Victoria’s mayor says she’s considering banning homeless campers from setting up in the city’s core business district.
Victoria bylaws currently allow the homeless to shelter in certain parks, under several restrictions.
The move came as Victoria police reported a surge in property crime in the first seven months of the year, with break-and-enters nearly doubling.
Weapons and bylaw calls were also up by 50 per cent.
Shoplifting and theft calls were down, but Downtown Victoria Business Association executive director Jeff Bray told Global News Friday he believes those numbers are under-reported by merchants who see no value in calling police when the issue won’t be resolved.
Bray believes the property crime surge is related to growing homeless encampments, including one right outside city hall in Centennial Square.
“We certainly don’t feel that camping in the middle of your commercial area is an appropriate place. We understand that individuals have challenges, but we’re asking council to look at that, perhaps amend it at least for Centennial Square,” he said.
Victoria police say their resources are already stretched thinly, in part because of several growing homeless camps in the area.
Officers will prioritize life-safety incidents, meaning property crime calls often fall to the bottom of the list.
“A lot of our resources right now are deployed to the Burnside Gorge area and Beacon Hill park,” said Const. Cam MacIntyre.
“We have seen an increase in property crime violent crime, public disturbances, social disorder issues in both of those areas. We’ve actually deployed special duty officers to both of those areas during the week.”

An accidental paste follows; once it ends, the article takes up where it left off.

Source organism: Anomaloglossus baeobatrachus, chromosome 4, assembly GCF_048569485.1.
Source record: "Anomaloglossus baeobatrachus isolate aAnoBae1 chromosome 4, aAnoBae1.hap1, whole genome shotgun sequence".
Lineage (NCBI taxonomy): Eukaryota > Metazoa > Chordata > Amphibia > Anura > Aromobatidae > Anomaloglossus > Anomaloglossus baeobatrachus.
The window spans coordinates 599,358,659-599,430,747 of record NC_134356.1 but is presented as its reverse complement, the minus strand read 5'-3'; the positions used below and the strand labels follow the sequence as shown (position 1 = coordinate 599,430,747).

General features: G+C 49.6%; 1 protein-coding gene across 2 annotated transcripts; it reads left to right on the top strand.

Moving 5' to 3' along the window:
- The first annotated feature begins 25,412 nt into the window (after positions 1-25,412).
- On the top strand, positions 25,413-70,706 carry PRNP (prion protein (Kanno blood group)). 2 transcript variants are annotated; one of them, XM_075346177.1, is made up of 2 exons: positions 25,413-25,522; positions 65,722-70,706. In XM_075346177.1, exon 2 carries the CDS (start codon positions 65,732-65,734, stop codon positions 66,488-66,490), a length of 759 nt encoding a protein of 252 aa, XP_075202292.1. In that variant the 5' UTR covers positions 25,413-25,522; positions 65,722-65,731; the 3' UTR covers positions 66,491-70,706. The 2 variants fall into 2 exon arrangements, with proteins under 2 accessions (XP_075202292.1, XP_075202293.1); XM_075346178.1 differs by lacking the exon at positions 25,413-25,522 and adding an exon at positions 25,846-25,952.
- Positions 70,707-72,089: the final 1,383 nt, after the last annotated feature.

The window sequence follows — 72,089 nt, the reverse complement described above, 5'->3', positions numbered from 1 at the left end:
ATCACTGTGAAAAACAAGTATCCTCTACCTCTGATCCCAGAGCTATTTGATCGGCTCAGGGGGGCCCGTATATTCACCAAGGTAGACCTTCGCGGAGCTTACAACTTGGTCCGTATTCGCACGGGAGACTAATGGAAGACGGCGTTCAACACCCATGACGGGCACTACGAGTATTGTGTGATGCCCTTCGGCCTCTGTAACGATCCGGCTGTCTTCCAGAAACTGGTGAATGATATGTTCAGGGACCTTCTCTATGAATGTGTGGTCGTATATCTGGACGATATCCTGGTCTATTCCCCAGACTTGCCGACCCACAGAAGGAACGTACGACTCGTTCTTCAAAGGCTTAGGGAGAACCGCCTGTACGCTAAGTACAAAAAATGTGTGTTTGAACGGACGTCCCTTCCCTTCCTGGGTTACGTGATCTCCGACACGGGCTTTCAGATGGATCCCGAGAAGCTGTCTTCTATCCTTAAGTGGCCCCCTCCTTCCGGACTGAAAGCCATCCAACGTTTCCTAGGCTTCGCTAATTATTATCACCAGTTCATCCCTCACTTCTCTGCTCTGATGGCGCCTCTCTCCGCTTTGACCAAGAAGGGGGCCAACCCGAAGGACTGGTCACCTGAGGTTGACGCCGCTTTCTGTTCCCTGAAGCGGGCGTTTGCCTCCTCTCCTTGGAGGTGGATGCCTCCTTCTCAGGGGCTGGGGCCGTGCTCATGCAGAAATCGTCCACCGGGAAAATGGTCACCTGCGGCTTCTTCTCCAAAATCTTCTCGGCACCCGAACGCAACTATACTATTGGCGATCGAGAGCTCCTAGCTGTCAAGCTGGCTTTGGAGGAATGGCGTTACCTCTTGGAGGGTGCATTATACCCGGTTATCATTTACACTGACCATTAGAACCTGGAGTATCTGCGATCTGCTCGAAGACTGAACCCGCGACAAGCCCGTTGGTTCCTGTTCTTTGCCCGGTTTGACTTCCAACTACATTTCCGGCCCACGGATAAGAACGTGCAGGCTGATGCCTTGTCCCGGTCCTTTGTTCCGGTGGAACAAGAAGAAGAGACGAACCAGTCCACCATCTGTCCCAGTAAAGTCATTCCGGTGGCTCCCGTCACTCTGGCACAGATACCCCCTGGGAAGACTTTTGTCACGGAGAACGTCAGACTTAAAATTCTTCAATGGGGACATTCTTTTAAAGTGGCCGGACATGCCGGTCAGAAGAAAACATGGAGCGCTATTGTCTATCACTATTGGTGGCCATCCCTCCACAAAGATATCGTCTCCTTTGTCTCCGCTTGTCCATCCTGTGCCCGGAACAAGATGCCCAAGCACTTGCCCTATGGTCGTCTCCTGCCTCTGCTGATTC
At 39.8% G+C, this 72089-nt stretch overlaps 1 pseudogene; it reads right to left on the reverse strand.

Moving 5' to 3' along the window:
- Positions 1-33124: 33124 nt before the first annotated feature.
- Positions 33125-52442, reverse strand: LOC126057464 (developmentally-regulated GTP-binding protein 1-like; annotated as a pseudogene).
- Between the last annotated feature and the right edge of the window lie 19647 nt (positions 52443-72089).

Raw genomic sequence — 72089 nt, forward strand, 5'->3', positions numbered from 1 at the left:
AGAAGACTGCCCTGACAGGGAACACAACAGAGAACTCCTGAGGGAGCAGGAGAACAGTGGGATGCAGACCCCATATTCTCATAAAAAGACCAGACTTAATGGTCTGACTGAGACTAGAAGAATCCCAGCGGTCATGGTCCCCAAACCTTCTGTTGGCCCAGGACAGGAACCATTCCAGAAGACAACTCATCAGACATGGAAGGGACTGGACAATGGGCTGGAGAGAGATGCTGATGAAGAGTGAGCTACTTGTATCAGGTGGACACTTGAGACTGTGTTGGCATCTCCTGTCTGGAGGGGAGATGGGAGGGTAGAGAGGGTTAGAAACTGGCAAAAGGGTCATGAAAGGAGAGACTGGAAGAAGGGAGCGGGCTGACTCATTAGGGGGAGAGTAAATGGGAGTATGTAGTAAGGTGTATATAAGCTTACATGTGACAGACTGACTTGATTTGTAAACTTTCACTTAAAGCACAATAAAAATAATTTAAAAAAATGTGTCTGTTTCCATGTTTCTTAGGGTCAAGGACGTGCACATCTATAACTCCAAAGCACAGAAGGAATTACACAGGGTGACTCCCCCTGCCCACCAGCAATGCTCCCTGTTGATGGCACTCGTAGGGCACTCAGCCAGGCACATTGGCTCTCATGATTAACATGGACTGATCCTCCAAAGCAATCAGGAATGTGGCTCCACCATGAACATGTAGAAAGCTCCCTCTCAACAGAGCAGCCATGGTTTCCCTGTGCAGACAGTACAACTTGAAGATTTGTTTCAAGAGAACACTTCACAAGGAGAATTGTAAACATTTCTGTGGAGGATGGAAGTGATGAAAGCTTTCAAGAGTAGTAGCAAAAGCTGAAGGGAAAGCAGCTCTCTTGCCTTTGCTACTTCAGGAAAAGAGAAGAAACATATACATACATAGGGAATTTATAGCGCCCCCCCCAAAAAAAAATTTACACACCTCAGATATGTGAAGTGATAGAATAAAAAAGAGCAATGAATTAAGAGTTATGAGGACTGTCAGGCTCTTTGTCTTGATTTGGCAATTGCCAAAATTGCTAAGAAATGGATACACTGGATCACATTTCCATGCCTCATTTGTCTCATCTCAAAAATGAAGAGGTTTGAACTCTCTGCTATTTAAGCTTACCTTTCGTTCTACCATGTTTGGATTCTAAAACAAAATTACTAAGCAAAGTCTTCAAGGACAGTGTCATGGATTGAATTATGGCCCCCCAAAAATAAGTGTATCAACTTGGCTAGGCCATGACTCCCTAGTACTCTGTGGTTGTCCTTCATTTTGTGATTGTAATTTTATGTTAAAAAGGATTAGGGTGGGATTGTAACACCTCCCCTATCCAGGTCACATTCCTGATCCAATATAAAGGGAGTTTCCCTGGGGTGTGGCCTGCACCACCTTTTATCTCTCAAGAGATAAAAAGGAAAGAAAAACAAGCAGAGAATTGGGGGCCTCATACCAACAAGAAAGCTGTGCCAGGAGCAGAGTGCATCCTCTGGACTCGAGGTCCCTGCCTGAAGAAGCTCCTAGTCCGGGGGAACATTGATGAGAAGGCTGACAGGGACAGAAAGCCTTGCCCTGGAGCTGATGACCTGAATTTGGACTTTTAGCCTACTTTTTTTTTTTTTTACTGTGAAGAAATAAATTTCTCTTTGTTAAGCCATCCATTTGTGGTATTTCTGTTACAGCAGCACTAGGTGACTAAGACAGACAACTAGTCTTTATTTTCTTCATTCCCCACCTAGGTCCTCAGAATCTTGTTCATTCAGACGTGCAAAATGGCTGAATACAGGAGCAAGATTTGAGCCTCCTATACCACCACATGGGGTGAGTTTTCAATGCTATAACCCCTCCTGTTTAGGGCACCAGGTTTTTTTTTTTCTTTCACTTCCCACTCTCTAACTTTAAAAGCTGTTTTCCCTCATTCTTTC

In a statement to Global News, Mayor Lisa Helps said she was looking at the possibility of a bylaw change to ban camping in the central business district.
“It has become evident that an encampment int he downtown is not working for anyone,” she said.
“The people who are living there are preyed upon by others and some of those others are also causing havoc in the downtown.”
Helps said such a bylaw change would likely mean moving more people into parks, adding that more housing is the only genuine solution.
She said council would revisit the issue when it resumes in September.
In the meantime, Bray said businesses are struggling to hold on.
“Now with COVID, businesses are just trying to survive, their employees are just trying to survive, we really need to get some more enforcement,” he said.
“For businesses, that broken window, that $1,000 deductible, that can make or break a business these days.”
— With files from Brad MacLeod